As such incidents become more common, the risk of a satellite maintenance mission being misperceived as hostile increases. And there is no technological solution for this. Instead, it will require the slow and patient development of global standards for operating satellite maintenance missions. Transparency should be a top priority, and private companies should be quick to adopt policies that require public notification of intent, location and timing of maintenance calls. Then, when companies – or governments or the military – ignore these norms, it will be obvious to everyone.
The good news is that in-orbit maintenance can transform space exploration and commercialization, as can the reusable rockets developed by Elon Musk’s SpaceX. Not only can these satellites extend missions, save money and reduce collision risks, but the technologies associated with them – including robotic repair arms – could pioneer the development of manufacturing in space. Meanwhile, the growing threat of space debris is simply becoming a waste management issue in the sustainable use and commercialization of the last frontier. All it takes to reduce the risks and maximize the benefits is for the world’s space nations and companies to agree on a more transparent and safer space. More from other Bloomberg Opinion writers:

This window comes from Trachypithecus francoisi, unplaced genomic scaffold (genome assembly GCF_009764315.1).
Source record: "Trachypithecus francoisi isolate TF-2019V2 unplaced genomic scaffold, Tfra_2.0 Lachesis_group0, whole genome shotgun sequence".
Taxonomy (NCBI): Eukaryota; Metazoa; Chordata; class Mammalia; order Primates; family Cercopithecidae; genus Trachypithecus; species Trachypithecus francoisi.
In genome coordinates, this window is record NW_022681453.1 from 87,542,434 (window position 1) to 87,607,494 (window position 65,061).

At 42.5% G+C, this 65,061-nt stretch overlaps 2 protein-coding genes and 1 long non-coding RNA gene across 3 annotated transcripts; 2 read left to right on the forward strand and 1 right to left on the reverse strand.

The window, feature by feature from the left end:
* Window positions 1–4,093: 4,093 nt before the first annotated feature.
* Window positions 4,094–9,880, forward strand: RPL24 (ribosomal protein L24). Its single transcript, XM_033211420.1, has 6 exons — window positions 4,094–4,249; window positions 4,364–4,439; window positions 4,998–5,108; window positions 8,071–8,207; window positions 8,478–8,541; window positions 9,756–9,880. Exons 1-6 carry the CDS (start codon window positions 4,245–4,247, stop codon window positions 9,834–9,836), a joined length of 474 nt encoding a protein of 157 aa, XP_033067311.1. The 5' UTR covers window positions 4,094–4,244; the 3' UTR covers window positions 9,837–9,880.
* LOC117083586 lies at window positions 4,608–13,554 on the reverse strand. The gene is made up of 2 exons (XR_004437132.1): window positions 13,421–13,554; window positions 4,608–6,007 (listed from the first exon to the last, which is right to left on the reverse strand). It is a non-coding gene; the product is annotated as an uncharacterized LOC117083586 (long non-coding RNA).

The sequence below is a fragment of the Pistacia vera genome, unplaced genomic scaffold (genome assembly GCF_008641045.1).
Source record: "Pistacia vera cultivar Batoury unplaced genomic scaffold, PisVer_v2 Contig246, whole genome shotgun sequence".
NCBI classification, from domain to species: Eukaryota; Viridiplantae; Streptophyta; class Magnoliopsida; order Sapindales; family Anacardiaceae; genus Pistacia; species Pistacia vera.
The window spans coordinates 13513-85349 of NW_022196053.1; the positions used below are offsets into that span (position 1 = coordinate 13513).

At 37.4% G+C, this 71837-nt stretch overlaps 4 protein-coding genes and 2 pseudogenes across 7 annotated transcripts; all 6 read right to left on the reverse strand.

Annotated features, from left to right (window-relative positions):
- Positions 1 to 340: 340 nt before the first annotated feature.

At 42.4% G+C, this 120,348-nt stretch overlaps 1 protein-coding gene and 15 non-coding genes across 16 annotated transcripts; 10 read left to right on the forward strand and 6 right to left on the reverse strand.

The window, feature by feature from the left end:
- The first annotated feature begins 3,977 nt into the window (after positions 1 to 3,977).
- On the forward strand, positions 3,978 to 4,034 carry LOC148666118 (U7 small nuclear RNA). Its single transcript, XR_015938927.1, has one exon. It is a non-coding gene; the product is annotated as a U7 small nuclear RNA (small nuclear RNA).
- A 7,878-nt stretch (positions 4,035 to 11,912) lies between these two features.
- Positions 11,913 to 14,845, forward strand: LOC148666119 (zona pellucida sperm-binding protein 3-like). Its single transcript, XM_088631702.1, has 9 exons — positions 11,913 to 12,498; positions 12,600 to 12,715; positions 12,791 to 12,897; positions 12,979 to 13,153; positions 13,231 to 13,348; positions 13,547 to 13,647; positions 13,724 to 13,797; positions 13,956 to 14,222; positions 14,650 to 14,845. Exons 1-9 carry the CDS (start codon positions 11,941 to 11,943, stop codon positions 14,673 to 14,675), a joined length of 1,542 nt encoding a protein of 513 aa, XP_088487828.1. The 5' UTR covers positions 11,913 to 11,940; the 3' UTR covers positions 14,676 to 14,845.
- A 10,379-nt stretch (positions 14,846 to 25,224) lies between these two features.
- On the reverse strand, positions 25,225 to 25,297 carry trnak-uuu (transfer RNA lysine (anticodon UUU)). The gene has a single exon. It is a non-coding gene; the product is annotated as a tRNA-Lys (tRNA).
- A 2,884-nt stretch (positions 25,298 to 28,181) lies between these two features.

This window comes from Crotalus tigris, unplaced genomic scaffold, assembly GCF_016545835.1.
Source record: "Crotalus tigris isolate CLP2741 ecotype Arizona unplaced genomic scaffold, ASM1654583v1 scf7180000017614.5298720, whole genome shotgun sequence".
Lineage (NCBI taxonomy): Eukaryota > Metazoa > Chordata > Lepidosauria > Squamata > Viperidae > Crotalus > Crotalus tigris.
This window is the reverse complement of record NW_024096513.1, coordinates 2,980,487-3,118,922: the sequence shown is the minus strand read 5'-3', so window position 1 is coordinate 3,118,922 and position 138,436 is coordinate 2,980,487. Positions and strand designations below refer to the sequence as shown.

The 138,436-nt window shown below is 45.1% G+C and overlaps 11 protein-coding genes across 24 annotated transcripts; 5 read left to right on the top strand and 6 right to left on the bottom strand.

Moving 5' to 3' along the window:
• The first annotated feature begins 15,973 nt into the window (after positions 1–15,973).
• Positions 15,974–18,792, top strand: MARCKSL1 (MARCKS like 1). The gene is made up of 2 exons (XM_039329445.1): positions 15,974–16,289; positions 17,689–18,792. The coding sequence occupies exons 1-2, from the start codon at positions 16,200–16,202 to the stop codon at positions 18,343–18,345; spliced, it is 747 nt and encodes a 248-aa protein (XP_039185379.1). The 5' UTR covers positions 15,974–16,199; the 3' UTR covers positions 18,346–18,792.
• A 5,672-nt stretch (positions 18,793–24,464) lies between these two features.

Final Outer Space Result: Earth 1, Asteroid 0: Stephen L. Carter
Macron’s moonshot looks like a long shot: Laurent & Hughes
Human rights on Mars will not be the same as on Earth: Tyler Cowen
This column does not necessarily represent the opinion of the editors or of Bloomberg LP and its owners.
Adam Minter is a Bloomberg Opinion columnist covering Asia, technology and the environment. Most recently, he is the author of Secondhand: Travels in the New Global Garage Sale.